After successful GECI expression, you need to access the fluorescent signal inside the brain. But how can you see into the brain when it’s covered by both skin and skull?
Generally, this involves surgically implanting an optical cannula into the brain where the GECI is expressed.
Optical cannulas, which are used in fiber photometry experiments, enable light to be collected from the brain and delivered to a photodetector. Due to their simple design and lack of spatial resolution, optical cannulas are only capable of collecting one lumped signal or a population signal—providing little or no spatial resolution to image individual cells. Depending on the length of the optical cannula, they can be used to collect signal in shallow or deep brain regions. The surgery for implantation of optical cannulas is the least invasive surgery because of the compact design, which minimizes tissue damage. It is important to select low auto fluorescence cannulas, as this can affect your fiber photometry signal by adding background signal.
Now that you have all biological components setup, including optimal GECI expression and cannula implantation, you need equipment to deliver, extract, and record fluorescent signals from the brain of a freely-behaving animal.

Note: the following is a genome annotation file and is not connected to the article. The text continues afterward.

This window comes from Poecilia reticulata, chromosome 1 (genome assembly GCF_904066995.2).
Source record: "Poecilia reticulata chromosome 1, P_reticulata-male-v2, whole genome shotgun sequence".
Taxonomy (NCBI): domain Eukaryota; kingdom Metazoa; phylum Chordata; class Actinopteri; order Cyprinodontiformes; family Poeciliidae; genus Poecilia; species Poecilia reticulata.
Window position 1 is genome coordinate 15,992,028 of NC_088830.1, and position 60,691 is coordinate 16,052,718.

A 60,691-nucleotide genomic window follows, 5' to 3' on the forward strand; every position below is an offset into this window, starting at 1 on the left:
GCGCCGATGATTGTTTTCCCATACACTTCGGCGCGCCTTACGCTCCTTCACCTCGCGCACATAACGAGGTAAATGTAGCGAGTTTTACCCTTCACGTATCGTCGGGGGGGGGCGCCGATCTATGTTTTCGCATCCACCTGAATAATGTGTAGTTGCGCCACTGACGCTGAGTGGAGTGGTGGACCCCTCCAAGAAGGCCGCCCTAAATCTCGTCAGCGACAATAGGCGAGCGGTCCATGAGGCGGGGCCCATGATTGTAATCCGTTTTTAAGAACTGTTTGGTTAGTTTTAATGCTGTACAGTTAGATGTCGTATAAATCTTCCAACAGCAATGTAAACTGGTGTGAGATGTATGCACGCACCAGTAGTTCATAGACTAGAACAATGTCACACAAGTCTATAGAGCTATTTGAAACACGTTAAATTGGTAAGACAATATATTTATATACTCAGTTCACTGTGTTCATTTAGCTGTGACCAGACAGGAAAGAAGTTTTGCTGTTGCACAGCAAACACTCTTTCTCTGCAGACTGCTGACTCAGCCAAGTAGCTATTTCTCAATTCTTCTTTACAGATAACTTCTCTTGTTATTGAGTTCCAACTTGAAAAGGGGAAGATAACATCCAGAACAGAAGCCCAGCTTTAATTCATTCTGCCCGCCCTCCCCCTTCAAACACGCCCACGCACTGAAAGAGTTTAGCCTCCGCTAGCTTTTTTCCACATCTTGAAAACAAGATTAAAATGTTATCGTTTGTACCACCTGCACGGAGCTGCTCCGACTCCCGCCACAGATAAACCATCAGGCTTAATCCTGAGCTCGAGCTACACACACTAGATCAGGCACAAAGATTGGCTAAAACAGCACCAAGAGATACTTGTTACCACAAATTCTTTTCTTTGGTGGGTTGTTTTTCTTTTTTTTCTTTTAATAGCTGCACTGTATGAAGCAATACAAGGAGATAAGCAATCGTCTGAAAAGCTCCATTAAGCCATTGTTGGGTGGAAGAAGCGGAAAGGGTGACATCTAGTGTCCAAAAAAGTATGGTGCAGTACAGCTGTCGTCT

A typical fiber photometry system is comprised of three main components:
- An optical fiber
- A light source and filter set
- A photodetector or an imaging device
A fluorescent signal is emitted from the GECI, and this is transmitted through the optical cannula. But how can the signal be collected?
First, you need a coupling between the optical cannula, light source, and imaging device. This coupling enables illumination of the GECI in the brain through the optical cannula and transmission of the emission signal to the camera. Coupling is achieved using an optical fiber. Similar to a cannula, it is important to select a low autofluorescence fiber to reduce any background signal that may contribute to the fiber photometry signal.
Light Source and Filter Set